What is a nation without its narratives? Drama, comedy or tragedy - every story is worth telling. Many Malaysian stories have been told through film, theatre, and also poetry. There has been NADRAH, BUKIT KEPONG, LT. ADNAN, HATI MALAYA, and coming soon is TANDA PUTRA. But what about the stories about the common man?

Last week, I saw two interesting plays. The first was CULIK (Stor, Dewan Bahasa), staged by students of the Faculty of Film, Theatre & Animation, UiTM. A clever piece of storytelling of a kidnapping gone awry done in one act about two young men, deep in debt to an Ah Long and the PTPT… er, something or other. They kidnap a young girl and call her father for RM500,000. But the father isn’t interested and tells them to keep her for free! Ah, so Malaysia’s youths and their families are not living in Paradise after all! (contrary to what’s being spun in the mainstream papers, hee, hee!). Not bad, young students making a comment about the things that are wrong in the country. There’s still hope then, so I’ll postpone my migration to Mongolia.

Even more exciting was BENG HOCK (KLPAC). The show was packed. Ah Jib Gor would have been pleased. It was a crowd of Malaysians of all races and walks of life. Truly 1Malaysia! Directed by Hariry Jalil (one of my former students from Akademi Seni Kebangsaan), it was based on the report of the Royal Commission of Inquiry on the Teoh Beng Hock case who was alleged to have killed himself by jumping out of a window. The one-act play that was staged was about the interrogation of Beng Hock by the MACC (no, not Mack the Knife but close). Beng Hock was only a witness and was to be interviewed but they interrogated him like he was a criminal! Hey, don’t beat the red lights or you’re going to be next!

And, yes, the organizers were harassed by you-know-who, but the play was finally staged. Strange! They can put the story of NADRAH on stage (a non-citizen) but not one on Beng Hock, a Malaysian citizen (who had not committed a crime). Very strange, indeed! But anyway, what we saw was a comedy. No, no, not that it was funny. We really could feel the tensions coming through. The comedy was actually in the way the officers behaved and acted - a classic case of the inhumanity of man.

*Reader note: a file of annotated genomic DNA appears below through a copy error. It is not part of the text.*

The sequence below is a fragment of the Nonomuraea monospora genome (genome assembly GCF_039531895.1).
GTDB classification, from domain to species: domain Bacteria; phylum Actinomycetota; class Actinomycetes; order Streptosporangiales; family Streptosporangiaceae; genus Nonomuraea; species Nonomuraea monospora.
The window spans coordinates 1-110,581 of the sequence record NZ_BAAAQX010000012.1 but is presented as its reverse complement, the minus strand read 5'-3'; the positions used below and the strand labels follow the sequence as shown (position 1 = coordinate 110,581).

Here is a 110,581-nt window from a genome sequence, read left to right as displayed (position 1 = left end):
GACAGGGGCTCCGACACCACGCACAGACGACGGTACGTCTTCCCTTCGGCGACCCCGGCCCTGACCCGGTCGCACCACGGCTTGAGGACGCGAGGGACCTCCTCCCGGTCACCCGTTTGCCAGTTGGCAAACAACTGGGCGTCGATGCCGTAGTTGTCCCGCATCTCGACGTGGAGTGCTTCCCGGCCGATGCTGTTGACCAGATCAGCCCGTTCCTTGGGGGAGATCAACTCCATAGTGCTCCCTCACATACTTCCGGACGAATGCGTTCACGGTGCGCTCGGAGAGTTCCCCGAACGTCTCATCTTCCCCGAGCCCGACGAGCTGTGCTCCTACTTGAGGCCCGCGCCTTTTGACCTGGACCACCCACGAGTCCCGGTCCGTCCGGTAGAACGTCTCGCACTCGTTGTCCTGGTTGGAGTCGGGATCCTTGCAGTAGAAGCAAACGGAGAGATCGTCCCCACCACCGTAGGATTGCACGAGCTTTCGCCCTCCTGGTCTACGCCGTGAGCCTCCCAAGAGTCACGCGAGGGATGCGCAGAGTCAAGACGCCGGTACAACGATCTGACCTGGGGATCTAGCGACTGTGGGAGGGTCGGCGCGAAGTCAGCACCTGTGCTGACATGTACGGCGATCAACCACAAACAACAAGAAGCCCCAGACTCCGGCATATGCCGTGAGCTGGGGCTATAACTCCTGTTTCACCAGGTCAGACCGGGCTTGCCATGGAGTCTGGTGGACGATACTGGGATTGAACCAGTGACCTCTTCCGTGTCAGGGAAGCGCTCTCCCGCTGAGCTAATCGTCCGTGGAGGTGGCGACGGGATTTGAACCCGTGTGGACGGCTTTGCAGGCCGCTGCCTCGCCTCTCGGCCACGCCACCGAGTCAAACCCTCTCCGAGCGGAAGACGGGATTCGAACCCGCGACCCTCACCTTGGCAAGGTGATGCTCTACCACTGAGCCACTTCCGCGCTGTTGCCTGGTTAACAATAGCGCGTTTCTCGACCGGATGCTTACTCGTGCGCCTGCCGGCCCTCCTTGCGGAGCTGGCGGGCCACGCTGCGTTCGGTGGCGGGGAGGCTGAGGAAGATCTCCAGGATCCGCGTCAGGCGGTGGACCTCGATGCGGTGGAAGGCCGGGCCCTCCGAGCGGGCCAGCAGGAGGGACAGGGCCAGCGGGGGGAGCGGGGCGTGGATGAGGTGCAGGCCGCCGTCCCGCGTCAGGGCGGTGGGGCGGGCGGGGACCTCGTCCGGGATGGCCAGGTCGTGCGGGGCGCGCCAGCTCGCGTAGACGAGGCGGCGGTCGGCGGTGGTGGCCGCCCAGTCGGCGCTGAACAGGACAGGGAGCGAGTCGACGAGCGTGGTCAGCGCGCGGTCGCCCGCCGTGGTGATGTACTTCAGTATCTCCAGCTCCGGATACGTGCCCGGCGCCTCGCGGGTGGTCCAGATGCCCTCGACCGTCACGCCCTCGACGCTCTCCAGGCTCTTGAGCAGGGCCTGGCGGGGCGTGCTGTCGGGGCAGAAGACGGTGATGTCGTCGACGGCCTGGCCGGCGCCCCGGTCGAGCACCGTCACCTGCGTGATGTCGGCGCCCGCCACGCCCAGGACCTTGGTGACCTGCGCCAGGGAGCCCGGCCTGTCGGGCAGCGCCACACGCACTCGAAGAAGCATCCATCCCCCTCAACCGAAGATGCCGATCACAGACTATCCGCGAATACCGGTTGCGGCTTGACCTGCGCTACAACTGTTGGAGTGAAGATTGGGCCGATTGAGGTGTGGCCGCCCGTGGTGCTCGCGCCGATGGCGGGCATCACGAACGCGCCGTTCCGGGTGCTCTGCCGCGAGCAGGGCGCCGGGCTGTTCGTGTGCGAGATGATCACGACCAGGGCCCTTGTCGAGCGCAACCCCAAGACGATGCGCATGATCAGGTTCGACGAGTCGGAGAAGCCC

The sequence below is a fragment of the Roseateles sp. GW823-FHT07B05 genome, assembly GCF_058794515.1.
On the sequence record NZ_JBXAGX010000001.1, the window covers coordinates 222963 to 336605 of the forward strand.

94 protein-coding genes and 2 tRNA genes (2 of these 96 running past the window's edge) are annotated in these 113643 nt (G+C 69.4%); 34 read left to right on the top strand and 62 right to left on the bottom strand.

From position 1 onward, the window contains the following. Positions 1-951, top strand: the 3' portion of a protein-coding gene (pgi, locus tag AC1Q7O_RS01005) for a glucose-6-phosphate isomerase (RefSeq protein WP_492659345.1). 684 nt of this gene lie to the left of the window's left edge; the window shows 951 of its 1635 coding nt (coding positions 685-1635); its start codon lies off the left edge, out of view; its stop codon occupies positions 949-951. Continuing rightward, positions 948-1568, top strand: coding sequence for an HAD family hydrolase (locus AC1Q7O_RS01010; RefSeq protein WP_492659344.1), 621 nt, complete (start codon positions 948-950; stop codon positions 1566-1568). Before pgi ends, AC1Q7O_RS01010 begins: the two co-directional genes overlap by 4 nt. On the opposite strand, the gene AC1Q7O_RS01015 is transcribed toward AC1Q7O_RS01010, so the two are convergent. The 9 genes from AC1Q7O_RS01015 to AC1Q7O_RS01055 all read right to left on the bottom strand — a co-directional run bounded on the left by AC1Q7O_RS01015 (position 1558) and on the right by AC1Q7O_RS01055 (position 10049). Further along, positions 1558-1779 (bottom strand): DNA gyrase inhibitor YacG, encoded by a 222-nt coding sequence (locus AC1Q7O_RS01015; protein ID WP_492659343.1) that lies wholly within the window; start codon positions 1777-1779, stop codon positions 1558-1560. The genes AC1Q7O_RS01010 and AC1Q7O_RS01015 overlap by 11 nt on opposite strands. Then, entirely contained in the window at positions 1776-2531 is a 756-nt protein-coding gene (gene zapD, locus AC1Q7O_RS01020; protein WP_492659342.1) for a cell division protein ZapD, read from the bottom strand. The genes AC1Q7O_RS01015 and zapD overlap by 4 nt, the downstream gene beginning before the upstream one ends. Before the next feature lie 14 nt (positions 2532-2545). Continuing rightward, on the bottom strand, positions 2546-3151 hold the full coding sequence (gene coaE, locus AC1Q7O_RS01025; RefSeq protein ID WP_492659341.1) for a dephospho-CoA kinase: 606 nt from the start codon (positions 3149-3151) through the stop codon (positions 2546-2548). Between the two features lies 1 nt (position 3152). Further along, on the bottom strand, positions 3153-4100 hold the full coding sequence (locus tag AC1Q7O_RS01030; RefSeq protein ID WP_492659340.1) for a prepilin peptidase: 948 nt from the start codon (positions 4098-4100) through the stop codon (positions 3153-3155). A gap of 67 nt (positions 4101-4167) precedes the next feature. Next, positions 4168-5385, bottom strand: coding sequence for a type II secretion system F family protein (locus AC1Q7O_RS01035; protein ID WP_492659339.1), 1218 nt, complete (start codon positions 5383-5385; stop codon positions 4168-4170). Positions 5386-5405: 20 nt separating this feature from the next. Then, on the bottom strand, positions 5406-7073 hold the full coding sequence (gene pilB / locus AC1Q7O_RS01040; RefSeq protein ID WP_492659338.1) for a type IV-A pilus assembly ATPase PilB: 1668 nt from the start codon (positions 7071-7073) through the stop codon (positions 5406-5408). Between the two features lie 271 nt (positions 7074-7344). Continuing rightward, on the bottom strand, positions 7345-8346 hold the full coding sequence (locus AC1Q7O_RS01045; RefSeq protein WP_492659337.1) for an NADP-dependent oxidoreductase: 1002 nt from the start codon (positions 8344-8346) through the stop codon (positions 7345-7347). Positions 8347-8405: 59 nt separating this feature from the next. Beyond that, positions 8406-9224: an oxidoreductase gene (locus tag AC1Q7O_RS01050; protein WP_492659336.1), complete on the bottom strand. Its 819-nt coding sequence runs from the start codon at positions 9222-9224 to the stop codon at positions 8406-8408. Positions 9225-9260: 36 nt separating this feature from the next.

The play begins and ends with a woman coming upon a youth sitting morosely in a park. He had just lost his job – and to him, it was the end of the world. At the end of the play, the audience realizes that what Beng Hock had lost was more. He had lost his life – and left behind a fiancĂ© and an unborn child. What would be the future, both mental and physical, of the child after it grows up? We realize that the story of Beng Hock is one of the narratives of the nation that needs to be told and retold for all time so that all Malaysians may remember the futile loss of a life that had been full of promise.

BENG HOCK will be staged at Penang PAC from the 13th to the 14th.July. News is, the tickets are all sold out. Never mind, we’ll wait for the next guy to ‘jump out of the window’ and a play about it!

by: Hassan Abd. Muthalib

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